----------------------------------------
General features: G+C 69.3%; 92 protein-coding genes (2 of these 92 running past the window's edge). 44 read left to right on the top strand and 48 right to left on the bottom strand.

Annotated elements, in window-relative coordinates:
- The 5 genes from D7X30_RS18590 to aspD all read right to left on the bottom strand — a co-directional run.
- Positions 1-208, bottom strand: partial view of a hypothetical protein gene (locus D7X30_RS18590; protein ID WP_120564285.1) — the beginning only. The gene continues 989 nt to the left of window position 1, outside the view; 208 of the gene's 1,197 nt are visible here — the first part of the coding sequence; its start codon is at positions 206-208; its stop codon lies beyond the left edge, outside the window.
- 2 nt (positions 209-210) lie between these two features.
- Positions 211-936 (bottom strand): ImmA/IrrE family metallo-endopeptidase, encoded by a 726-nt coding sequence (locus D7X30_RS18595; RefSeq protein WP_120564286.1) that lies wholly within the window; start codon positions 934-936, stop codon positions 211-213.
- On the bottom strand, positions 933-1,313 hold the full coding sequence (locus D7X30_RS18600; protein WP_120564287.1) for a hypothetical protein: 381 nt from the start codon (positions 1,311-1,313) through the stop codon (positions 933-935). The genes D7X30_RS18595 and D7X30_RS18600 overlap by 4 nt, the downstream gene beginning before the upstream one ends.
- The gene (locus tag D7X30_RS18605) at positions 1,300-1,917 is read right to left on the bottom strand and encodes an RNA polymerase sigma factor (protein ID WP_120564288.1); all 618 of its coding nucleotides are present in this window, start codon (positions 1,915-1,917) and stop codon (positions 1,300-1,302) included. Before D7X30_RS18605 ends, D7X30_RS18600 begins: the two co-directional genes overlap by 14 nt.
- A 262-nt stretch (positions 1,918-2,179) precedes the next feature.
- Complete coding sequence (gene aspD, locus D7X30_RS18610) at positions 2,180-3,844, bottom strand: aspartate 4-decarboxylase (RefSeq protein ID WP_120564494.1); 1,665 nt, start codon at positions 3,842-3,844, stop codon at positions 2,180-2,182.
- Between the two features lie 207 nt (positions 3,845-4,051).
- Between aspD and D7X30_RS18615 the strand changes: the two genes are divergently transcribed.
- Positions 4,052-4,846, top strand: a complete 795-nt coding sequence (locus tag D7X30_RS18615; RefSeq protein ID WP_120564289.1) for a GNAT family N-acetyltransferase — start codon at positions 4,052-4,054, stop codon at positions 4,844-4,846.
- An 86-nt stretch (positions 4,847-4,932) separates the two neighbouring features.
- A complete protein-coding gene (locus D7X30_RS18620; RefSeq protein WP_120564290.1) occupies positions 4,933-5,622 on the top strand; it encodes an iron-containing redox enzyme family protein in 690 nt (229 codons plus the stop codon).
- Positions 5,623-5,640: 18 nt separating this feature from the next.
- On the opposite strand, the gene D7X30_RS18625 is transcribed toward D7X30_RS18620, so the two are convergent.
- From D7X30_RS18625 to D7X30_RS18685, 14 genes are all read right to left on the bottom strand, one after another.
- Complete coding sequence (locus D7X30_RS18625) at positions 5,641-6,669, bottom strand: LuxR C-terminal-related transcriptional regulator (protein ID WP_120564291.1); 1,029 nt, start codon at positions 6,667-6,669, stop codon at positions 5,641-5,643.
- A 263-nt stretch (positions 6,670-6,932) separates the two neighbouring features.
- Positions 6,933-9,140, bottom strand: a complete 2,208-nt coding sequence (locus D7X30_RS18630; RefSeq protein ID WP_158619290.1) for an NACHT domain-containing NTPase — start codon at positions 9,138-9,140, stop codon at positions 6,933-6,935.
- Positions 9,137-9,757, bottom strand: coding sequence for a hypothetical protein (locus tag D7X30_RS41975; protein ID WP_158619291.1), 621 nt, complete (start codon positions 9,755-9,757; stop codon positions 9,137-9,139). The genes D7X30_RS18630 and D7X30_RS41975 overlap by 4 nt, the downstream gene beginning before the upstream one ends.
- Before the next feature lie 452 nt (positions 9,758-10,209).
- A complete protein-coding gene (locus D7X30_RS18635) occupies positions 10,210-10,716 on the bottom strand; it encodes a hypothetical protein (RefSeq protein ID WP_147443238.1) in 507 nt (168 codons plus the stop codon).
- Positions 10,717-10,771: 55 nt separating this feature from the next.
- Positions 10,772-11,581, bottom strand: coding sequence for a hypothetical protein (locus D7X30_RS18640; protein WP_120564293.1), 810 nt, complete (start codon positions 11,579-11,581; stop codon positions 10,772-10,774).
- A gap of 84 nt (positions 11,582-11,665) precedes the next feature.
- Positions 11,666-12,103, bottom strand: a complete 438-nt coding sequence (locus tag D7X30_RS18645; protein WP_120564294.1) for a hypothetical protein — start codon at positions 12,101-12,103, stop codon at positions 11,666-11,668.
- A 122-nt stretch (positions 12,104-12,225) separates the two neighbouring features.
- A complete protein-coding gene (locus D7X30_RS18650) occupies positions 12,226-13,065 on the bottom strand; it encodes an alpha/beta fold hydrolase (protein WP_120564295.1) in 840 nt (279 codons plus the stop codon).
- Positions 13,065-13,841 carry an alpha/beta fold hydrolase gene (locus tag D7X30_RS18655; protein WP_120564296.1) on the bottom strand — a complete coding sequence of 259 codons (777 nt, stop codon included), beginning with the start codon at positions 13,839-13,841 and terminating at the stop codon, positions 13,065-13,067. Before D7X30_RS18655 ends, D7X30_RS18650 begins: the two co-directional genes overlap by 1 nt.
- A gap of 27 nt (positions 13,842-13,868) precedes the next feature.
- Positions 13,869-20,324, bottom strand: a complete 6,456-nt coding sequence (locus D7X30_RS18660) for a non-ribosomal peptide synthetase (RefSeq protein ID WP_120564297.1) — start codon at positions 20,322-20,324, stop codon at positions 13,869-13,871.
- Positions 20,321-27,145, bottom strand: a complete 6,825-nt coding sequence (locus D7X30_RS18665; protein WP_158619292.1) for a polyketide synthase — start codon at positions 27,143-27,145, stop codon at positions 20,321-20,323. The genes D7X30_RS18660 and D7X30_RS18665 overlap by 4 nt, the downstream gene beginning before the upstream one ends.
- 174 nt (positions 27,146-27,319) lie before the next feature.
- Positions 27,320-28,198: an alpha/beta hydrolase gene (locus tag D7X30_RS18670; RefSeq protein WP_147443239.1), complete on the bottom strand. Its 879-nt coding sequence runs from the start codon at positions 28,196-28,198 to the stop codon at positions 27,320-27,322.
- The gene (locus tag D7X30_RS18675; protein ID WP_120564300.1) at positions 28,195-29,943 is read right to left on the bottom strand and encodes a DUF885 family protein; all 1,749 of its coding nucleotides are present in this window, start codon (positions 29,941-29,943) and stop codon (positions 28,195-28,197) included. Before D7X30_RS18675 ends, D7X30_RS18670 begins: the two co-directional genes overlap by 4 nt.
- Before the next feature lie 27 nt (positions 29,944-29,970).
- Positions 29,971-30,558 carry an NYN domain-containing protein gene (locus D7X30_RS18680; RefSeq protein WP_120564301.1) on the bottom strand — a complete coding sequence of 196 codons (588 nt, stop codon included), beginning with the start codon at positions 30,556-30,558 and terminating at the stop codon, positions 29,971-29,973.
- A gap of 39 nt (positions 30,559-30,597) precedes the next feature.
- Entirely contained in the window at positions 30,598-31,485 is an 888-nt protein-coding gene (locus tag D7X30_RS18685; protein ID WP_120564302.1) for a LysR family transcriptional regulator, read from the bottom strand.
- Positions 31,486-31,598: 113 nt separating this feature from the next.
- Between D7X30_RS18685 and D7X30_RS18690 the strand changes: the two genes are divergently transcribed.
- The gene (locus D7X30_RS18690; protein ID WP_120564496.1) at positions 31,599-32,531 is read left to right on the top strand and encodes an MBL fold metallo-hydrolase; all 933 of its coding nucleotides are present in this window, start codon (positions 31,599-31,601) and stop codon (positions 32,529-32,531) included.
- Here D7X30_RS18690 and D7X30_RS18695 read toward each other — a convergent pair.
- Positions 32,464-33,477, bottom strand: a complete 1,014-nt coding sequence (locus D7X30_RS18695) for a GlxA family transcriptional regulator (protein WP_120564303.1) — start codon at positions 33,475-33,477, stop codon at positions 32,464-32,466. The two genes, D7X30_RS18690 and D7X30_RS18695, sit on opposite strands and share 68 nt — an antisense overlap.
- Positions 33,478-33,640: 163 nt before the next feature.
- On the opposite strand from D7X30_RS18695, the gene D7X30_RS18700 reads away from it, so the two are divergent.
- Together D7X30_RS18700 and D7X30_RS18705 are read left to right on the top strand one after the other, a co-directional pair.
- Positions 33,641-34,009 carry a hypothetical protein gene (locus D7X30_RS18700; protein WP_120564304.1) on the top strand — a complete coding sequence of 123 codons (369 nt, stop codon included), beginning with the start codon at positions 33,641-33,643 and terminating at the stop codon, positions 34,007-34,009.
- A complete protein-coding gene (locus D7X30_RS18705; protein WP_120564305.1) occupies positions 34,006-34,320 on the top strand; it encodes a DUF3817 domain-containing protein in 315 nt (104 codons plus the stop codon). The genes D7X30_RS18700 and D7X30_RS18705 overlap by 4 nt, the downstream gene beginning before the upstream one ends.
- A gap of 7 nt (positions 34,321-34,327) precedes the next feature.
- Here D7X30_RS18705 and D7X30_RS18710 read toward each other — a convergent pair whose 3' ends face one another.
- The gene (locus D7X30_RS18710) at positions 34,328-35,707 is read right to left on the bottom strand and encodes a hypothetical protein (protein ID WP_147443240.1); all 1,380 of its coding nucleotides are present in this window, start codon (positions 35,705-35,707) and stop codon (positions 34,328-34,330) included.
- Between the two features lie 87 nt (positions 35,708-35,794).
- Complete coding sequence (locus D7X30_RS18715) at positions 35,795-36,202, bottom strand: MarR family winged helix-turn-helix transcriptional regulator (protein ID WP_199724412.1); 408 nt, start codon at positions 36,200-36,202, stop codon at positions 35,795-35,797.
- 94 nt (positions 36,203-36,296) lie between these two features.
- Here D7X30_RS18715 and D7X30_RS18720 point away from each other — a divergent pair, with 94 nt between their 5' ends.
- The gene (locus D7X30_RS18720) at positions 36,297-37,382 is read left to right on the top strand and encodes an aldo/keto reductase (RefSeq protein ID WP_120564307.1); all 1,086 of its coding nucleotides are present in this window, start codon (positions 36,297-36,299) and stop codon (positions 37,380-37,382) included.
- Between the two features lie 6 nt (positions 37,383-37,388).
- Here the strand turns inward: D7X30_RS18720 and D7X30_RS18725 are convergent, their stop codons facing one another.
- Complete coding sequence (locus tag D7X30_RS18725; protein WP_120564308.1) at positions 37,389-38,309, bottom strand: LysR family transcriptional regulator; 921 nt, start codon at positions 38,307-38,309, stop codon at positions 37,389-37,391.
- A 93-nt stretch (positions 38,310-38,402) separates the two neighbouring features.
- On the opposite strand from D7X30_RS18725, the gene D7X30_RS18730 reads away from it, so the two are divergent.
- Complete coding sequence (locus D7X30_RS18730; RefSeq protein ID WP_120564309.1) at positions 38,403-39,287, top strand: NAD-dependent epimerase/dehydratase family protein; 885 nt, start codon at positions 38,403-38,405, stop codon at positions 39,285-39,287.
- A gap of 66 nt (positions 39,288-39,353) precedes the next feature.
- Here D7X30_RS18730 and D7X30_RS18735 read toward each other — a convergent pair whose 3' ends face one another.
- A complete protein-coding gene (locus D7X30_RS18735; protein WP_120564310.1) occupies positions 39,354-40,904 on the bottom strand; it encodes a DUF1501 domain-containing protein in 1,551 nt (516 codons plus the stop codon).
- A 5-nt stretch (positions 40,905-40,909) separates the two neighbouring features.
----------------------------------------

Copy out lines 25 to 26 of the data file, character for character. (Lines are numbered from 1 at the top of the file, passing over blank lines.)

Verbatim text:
- Positions 10,717-10,771: 55 nt separating this feature from the next.
- Positions 10,772-11,581, bottom strand: coding sequence for a hypothetical protein (locus D7X30_RS18640; protein WP_120564293.1), 810 nt, complete (start codon positions 11,579-11,581; stop codon positions 10,772-10,774).